The Auto Drivers of Chennai

by Krishna on January 2, 2011

A few months ago, I had a great time on my flight back from India reading the hilarious “2 States” novel by Chetan Bhagat*. I laughed loudly a few times, making some of fellow passengers look strangely at me. The book is about how a boy (from North India) and a girl (from South India) want to get married and try to convince their parents to agree to their wedding. The ensuing culture clash is funny, but also realistic, portraying some unsavory aspects of Indian society with sarcasm and wit.

One small passage in the book that ran very close to my experience was the tendency of Chennai auto drivers to gouge unsuspecting newcomers to the city (fare meters are not switched on). This is not unique to Chennai, of course. I had the interesting experience of paying 3 different fares (70, 80 and 100 rupees) on 3 different days from Spot A to Spot B in my hometown. One can understand why the under-paid drivers do this, but not condone, because the people who actually get hurt with these practices are ordinary people, not the rich who can afford a few rupees extra.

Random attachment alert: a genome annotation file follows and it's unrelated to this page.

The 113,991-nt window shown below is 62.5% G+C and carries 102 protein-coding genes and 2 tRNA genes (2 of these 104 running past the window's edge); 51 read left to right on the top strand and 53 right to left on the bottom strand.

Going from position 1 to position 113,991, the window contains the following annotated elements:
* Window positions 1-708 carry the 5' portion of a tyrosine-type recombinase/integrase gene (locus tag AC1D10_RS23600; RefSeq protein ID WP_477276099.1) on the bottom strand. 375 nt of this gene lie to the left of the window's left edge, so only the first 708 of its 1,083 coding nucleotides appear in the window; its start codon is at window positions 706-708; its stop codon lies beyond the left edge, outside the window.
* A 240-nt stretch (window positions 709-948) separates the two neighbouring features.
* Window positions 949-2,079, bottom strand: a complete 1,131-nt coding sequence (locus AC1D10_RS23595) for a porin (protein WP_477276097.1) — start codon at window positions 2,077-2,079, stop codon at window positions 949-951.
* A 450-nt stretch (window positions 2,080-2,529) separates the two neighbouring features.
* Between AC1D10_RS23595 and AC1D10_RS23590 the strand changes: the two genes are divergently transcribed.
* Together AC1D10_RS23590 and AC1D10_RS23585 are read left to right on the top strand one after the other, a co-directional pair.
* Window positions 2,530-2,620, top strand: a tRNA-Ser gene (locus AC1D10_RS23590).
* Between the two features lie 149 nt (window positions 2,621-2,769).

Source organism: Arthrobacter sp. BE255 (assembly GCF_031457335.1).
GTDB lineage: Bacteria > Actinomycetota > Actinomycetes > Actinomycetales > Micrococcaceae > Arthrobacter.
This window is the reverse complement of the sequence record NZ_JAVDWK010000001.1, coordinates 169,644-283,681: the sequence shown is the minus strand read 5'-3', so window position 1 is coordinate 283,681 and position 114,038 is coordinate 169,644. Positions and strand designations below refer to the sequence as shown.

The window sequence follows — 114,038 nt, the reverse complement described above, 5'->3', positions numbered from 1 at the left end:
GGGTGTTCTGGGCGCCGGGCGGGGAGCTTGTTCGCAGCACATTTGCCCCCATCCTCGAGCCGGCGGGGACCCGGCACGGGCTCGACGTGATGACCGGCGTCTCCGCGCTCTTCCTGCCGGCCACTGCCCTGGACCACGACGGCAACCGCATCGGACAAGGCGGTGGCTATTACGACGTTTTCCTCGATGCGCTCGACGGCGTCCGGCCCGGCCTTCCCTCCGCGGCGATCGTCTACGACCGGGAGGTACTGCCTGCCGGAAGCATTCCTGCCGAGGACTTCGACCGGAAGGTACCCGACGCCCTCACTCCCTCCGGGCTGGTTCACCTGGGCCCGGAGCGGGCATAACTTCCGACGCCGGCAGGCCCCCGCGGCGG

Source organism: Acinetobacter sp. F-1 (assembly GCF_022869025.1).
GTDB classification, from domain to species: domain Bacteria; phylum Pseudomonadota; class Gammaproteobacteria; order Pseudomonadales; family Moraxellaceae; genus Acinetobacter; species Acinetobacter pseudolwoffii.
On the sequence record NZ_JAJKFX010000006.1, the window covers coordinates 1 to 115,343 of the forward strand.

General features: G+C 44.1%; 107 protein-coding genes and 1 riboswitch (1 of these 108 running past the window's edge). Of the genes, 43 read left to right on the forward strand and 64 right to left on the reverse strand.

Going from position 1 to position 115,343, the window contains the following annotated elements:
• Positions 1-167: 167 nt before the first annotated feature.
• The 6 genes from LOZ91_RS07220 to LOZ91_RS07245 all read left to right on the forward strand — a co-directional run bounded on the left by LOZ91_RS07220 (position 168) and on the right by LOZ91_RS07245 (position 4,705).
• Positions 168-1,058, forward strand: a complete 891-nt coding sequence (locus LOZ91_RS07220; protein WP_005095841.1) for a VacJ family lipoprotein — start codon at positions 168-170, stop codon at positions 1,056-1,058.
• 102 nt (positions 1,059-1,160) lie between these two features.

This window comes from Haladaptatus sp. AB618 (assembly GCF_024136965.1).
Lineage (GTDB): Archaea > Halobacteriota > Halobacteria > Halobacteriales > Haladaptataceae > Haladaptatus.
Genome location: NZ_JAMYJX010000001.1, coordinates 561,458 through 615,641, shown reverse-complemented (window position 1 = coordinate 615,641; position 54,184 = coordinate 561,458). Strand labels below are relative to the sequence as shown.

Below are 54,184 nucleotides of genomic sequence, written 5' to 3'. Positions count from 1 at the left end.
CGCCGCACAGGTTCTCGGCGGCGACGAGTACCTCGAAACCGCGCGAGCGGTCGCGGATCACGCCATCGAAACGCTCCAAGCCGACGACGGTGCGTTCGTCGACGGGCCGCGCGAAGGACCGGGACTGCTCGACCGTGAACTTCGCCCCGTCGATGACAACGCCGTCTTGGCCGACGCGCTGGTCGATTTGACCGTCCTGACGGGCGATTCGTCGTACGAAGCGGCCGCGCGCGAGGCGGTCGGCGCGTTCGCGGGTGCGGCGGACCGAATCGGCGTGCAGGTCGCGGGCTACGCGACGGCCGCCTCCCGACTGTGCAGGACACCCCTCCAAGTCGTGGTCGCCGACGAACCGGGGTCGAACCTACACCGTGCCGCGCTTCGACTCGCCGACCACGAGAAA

Anyway, despite heavy progress, India is riddled with incidents of petty corruption. Almost everyone, despite their protestations of virtue, is caught in these acts as perpetrators or enablers. Which makes them all somewhat (or very) corrupt and somewhat (or very) untrustworthy. Again, nothing unique about India. There are many other developing countries as bad as or worse than India.

Any firm (such as software companies) handling knowledge workers relies on trust more heavily than organizational rules (which used to be okay for blue-collar style jobs). But it is a challenge getting the trust thing to work in a country like India. Managers do not trust employees well and vice versa. This makes managing harder as managers have to overcome their misgivings, get the employees to overcome theirs and then do the regular managing stuff. The bar is higher than it should be.

I am sure that this is a temporary phase in the long-term future of India. As the middle class grows, low-level corruption will get tolerated less and there will be greater trust and co-operation between Indians.

* P.S. Just to be clear, Chetan Bhagat epitomizes the sad state of Indian thinking. His “Five Point Someone” condoned cheating for college tests. His “One Night @ the Call Center” was noteworthy for its racism and its incredible deus ex machina. “2 States”, as I mentioned, was funny and rather harmless, but ultimately had a very predictable plot.

Comments on this entry are closed.

Previous post:

Next post: